[swift unboxed]

Safely unboxing the Swift language & standard library

Simulator Detection with targetEnvironment

New in Swift 4.1: easier detection and conditional compilation for targeting the simulator.

29 March 2018 ∙ Swift Internals ∙ written by Swift 4.1

The Swift compiler supports conditions on whether to build certain parts of the code. Unlike regular if and else which execute at run time, #if and #else are checked at compile time.

That means you can exclude some code based on the operating system or architecture. Perhaps you have an iOS application that uses the camera or Metal, and you need to exclude some code from running on the simulator? Or maybe there’s some code you only want to compile and run in the simulator?

#if (arch(x86_64) || arch(i386)) && os(iOS)
  // Simulator!

iOS running on Intel (x86_86 or i386) is a good way to detect the simulator. But why should we have to know about processor architectures? Can we do better?

Swift Evolution proposal SE-0190 brings a new targetEnvironment platform check to see if you’re running in a simulator environment. As of Swift 4.1 you can now do this:

#if targetEnvironment(simulator)
  // Simulator!

How do these platform conditions work? And how did heroes of the day Erica Sadun and Graydon Hoare get it all working?

Let’s dive into some C++ code and look at the implementation. What are all the conditional compilation flags? How many items are in a triple? The answers may surprise you! 🔎

Target Triples

The compiler needs to know about the final target when doing its work. Is this code going to run on a Mac? On Windows? On iOS? On an iOS device, or the simulator?

A target triple usually has three components to specify a compile target:

  1. Architecture
  2. Vendor
  3. Operating system

You can have sub-architectures too, and operating systems can have versions attached, but those are the big three components.

There’s an optional fourth component to specify environment (or maybe ABI, depending on which set of docs you believe).

Compiling a tvOS app for the device might have this target: arm64-apple-tvos.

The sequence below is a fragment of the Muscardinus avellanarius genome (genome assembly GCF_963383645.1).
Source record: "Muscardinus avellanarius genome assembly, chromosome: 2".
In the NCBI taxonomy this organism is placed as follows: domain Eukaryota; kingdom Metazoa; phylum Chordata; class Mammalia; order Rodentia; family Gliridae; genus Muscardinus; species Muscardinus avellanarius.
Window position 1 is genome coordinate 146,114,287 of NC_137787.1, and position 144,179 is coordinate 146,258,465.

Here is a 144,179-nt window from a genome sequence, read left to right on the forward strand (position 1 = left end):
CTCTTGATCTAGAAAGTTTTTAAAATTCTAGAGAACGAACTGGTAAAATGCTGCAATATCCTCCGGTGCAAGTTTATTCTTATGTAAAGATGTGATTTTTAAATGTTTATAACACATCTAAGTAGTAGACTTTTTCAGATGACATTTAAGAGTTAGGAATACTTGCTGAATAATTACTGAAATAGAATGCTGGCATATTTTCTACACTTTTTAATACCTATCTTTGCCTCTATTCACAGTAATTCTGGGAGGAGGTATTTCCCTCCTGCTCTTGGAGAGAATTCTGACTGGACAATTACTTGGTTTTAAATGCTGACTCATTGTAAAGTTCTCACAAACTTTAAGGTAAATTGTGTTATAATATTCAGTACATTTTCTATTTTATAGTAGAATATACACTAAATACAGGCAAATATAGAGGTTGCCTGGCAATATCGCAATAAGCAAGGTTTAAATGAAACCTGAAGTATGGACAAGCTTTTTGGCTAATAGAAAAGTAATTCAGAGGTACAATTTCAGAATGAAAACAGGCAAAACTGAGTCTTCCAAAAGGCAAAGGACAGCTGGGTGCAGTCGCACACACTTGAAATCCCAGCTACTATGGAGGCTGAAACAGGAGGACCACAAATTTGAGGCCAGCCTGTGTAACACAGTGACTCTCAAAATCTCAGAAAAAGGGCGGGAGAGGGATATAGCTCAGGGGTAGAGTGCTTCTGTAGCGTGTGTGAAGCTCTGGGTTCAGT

But compiling that same app for the simulator might look like this: x86_64-apple-tvos-simulator.

That’s Architecture-Vendor-OS-Environment. A four-element triple. 🤯

Simulator Environment

The first piece we need is to support “simulator” as a possible environment. Diff D39143 on the LLVM project by Bob Wilson adds a new Simulator case to the EnvironmentType enumeration and then adds some helpers:

bool isSimulatorEnvironment() const {
  return getEnvironment() == Triple::Simulator;

And like any good feature addition, it comes with tests!

T = Triple("x86_64-apple-ios10.3-simulator");
T.getiOSVersion(Major, Minor, Micro);
EXPECT_EQ((unsigned)10, Major);
EXPECT_EQ((unsigned)3, Minor);
EXPECT_EQ((unsigned)0, Micro);

Given the platform triple "x86_64-apple-ios10.3-simulator", we expect to know it’s iOS 10.3 running on the simulator.

Extra credit: Curious about all the possible architectures, sub-architectures, vendors, environments, and more? Have a look at include/llvm/ADT/Triple.h for all the enumerations.


If support for the “simulator” environment is new, how did the compiler know whether it was building for the simulator vs device back in the old days?

The answer is in Platform.cpp. Spoiler: it will look very familiar to you.

bool swift::tripleIsiOSSimulator(const llvm::Triple &triple) {
  llvm::Triple::ArchType arch = triple.getArch();
  return (triple.isiOS() &&
          (arch == llvm::Triple::x86 || arch == llvm::Triple::x86_64));

First, get the current architecture in arch. Then return true if we’re on iOS and the architecture is either x86 or x86_64. This is pretty much the same thing we used to write in Swift:

#if os(iOS) && (arch(i386) || arch(x86_64))

As they say, there’s nothing new under the sun. 😉


Now that we can detect the simulator environment directly, what change do we need to make to the compiler to pick it up?

Here’s the same tripleIsiOSSimulator() function after adding environment support:

bool swift::tripleIsiOSSimulator(const llvm::Triple &triple) {
  llvm::Triple::ArchType arch = triple.getArch();
  return (triple.isiOS() &&